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MOODY LAKE PARK

Moody Lake Park with its Big Blue Round Barn is located off the intersection of 244th Street and Lofton Avenue in southern Chisago Lake township.  Moody Lake is a fun lake to canoe or kayat and has excellent shoreline fishing.  Ice fishing  is not recommended this year as the local watershed district has installed an aeration system to help improve water quality in the lake.  The park has a picnic shelter with four tables/benches.  In the summer months, a portable toliet is available for use on site.  The park is home to the Moody Round Barn which was built in 1915.  For information about the barn see the write-up below.  Tours of the barn can be scheduled by calling 651-257-6906.  Please make your reservations at least a week ahead of the requested tour date.

Moody Lake Park and the Round Barn

 

History is about documenting changes.  It is about saving and retelling stories.  Our stories about our past are derived from the traditions, artifacts, buildings and landscapes that survive.  Preserving pieces of our past is vital to connecting the things that were said and done in the past with defining who we are today and how we got where we are.

 

This farm site, known today as Moody Lake Park, was originally settled in 1871 by Elof and Eva Modig from Sweden.   They purchased land to become their farm on both sides of the roadway for $1.25 an acre.  Their first house and barn no longer exist.  Their original rectangular log barn stood just to the west of the picnic shelter (where the gate is today).   Their first house was located in the groove of trees across Lofton Avenue.    They changed their surname to Peterson and finally to Moody in late 1800’s.

 

The big blue round barn was built in 1915 by Charles A. Moody as the local area was transitioning from wheat to dairy (cheese & butter) farming.  It was one of many round barns that were built in Chisago County and Minnesota at that time.   Today it is the only remaining round barn in Chisago County and one of about a dozen in the state of Minnesota.  It is listed on the National Register of Historic Places.

 

The barn is 56 feet high and 56 feet in diameter.  There is a 42 foot high cedar silo inside.  The silo is off-set from the center to allow light from the cupola windows into the hay loft area.   The main floor was used for milking and housing livestock.   The loft area was used for storing hay.  It has always been blue-gray in color (officially Valspar Prince Edward Grey).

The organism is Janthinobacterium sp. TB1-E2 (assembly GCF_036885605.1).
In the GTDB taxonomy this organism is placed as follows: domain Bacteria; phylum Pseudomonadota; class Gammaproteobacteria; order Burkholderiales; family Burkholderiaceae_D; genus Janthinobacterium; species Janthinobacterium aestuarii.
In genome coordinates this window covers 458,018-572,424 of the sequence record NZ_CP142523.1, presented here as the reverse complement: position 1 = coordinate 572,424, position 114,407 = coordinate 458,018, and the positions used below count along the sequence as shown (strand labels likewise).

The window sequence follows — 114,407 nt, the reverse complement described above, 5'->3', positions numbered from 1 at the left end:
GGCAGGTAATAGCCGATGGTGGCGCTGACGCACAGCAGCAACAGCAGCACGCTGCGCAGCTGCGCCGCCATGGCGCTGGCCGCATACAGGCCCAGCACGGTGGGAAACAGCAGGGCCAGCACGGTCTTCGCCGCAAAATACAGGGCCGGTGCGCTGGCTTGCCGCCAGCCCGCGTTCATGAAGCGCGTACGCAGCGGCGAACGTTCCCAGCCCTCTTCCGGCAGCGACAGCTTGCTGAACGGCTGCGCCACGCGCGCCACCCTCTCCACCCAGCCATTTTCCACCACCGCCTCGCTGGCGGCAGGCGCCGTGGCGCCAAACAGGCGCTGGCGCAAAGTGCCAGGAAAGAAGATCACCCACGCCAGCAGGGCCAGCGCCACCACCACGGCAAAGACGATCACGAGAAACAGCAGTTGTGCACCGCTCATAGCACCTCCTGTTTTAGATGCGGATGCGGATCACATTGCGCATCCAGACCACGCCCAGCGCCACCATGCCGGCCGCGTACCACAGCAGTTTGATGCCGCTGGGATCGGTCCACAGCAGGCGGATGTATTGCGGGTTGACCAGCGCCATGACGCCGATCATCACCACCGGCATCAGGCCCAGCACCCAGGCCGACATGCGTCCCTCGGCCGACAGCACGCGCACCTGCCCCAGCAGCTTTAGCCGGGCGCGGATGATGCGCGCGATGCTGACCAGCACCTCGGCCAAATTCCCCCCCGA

The work crew that built the barn consisted of seven men who were paid $1 per day plus their meals.    Much of the lumber was harvested locally.  The sill timbers on top of the concrete/stone foundation were soaked in the lake so that they could be bent to fit the contour.  (The same process was used when the sill timbers were repaired in 2005 and the barn lifted and leveled in preparation for a new roof. ) The total cost of the barn was $3,200. 

 

The second farm house was built in the 1920’s using a catalog Arts and Crafts pattern.  It was built across the road and moved to its location north of the park when the housing development came through.  It is now privately owned.   It retains its leaded stain-glass windows and rich dark wood work and built in buffet.  The main floor includes a farmhand bedroom downstairs and  back porch entry with a pass-through window for the morning mile and eggs.

 

The Moody Farmstead was a Century Farm until it was sold for development in early 2000’s.   In 2004, Chisago Lake Township purchased the site where the big blue barn was located using park acquisition funds paid by developers when subdividing real estate under MN 394.25.  The township then signed an agreement with the Chisago County Historical Society to allow them to use the site as a living history museum.

 

In 2013, the county historical society halted all activities and restoration work on the site.  In 2014, a public hearing was held concerning the partnership agreement that the township had with the historical society.  Following that hearing, the agreement was terminated.   The township split off five acres on the north end of the park containing the farmhouse and sold the property into private ownership.